Every year, the CMS releases its update, which uses a complicated set of calculations designed to set Medicare payment rates for thousands of medical services. Interested parties have 60 days, until August 31, to comment on the proposals, CMS spokesperson Ellen Griffin explained to heartwire : "All the professional bodies, such as the ACC, will submit comments on the parts of the rules that affect them." The final rule is issued on November 1, and the new payment rates and policies come into force the following January 1.

Often, changes are made to the update as a result of the comments received in this 60-day period, and these will be reflected in the final rule. "But until we publish the final rule, we can't say what is likely or not likely to happen," Griffin says.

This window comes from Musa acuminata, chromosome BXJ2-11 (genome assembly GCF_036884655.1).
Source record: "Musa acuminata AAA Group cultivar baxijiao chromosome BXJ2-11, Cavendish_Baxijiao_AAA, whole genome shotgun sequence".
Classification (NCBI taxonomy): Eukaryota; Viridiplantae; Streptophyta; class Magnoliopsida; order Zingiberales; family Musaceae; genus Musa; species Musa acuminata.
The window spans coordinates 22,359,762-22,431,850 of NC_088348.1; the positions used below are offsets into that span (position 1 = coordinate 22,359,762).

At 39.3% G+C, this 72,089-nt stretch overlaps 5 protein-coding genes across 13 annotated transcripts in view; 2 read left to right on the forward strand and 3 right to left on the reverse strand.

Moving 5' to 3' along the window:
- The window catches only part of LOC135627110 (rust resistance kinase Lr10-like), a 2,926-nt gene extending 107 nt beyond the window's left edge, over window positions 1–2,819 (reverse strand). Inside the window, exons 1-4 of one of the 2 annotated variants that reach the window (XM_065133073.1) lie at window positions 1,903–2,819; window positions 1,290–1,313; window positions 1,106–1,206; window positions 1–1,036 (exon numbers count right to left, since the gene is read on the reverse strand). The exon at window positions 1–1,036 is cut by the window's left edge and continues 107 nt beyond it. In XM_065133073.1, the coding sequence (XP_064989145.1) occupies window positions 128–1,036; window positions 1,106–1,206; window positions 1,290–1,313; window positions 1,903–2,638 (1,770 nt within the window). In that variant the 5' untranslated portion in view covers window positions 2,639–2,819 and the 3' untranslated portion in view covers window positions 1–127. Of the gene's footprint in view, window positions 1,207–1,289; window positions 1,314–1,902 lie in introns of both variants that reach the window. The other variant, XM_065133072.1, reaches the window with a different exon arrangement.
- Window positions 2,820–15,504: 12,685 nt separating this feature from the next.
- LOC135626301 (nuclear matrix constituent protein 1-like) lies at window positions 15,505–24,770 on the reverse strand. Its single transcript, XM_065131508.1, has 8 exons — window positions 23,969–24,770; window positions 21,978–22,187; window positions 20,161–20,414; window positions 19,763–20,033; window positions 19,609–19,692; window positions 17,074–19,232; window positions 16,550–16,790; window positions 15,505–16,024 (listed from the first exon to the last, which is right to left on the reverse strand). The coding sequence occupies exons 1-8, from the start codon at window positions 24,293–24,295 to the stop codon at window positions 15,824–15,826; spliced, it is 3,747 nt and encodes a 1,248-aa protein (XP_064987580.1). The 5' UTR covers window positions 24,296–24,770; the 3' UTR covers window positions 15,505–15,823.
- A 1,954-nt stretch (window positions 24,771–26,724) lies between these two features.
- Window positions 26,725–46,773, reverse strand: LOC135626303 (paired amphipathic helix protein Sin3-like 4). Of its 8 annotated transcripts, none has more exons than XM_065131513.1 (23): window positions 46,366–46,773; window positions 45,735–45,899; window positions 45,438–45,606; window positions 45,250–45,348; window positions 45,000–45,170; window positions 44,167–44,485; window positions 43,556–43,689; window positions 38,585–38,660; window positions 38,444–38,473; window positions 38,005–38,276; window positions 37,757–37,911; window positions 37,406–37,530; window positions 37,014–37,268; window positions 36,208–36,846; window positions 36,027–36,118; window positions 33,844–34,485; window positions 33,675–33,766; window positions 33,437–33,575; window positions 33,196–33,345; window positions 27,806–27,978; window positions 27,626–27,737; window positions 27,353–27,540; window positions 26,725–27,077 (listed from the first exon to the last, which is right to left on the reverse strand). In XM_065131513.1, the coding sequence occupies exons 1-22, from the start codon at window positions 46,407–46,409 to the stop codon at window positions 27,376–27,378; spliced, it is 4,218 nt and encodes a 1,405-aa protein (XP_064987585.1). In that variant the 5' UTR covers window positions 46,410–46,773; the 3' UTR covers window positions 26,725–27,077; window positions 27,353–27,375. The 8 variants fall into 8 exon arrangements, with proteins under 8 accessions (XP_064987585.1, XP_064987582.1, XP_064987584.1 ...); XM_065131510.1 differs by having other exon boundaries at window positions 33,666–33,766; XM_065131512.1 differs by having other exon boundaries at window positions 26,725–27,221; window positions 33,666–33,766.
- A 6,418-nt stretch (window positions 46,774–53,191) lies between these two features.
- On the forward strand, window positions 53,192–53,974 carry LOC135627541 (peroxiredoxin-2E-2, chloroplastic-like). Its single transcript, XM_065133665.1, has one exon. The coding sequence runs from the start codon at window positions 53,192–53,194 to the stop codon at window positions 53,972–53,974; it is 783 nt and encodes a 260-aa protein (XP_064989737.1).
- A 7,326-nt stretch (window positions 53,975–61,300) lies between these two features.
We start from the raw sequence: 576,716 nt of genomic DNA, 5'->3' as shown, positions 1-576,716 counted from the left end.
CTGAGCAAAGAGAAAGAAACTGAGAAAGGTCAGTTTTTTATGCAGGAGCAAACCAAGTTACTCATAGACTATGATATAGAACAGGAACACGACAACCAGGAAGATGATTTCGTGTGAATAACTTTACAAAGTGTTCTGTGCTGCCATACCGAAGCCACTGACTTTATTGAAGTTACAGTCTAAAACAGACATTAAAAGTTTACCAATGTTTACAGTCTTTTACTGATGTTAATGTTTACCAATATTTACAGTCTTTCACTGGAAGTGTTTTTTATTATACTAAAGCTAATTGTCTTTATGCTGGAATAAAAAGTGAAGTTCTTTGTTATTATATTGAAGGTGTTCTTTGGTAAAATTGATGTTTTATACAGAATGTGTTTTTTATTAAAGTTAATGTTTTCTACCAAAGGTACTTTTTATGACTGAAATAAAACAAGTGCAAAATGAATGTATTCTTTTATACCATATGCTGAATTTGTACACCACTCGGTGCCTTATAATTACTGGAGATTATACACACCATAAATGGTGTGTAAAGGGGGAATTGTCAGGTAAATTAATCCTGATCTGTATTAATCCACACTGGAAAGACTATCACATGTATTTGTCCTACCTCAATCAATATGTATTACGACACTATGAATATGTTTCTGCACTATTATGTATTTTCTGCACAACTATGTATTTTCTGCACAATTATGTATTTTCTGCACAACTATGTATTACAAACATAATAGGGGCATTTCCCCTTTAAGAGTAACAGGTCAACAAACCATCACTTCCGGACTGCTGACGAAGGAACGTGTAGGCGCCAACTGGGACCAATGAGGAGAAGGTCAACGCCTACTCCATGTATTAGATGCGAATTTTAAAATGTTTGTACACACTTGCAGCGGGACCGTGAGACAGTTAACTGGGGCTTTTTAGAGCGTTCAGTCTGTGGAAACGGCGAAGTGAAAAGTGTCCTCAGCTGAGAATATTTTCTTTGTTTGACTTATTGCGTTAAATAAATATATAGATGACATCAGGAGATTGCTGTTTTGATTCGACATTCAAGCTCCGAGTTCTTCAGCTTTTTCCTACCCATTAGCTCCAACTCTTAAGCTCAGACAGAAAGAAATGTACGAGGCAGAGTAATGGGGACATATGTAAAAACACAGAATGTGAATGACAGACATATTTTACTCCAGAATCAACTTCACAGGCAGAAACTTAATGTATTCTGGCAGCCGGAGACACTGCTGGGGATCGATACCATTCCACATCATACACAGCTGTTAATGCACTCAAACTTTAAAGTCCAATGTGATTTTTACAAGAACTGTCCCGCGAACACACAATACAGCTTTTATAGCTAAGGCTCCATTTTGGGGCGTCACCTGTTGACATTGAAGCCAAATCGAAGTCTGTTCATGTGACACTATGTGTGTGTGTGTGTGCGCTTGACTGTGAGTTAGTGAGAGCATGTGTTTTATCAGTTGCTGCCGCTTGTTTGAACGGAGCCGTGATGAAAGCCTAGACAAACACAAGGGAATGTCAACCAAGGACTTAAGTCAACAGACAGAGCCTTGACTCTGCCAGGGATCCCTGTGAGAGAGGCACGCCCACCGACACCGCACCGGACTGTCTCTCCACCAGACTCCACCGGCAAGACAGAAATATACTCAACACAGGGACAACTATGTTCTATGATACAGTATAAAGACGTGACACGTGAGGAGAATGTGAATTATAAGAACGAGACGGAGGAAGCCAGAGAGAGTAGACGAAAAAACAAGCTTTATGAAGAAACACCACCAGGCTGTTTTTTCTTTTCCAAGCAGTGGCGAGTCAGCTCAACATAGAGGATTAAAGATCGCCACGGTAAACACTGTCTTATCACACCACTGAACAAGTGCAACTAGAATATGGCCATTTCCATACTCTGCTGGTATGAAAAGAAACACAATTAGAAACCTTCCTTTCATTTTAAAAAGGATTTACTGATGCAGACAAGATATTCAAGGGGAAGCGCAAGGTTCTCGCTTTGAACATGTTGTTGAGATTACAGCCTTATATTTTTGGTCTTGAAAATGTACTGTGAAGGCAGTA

In addition, Congress can intervene at two time points, enacting legislation to change things: after November 1, it has a 60-day review period, during which time it can adopt a resolution basically disallowing the rule or parts of it "and then we have to go back and do something else," says Griffin. Also, in January, "Congress can say we're disallowing this particular provision--essentially they are overruling a part of the rule if they feel we've done something wrong," she noted.

Echo Payments Cut by 42%, Caths by 24%, and ECGs by 21%

The ACC staff spent this week trying to digest the new 1000-plus page CMS report, which was issued on July 1 and is available online [3].

The CMS says some of the changes to equipment-use rates are designed to address concerns about the rapid growth in high-cost imaging services.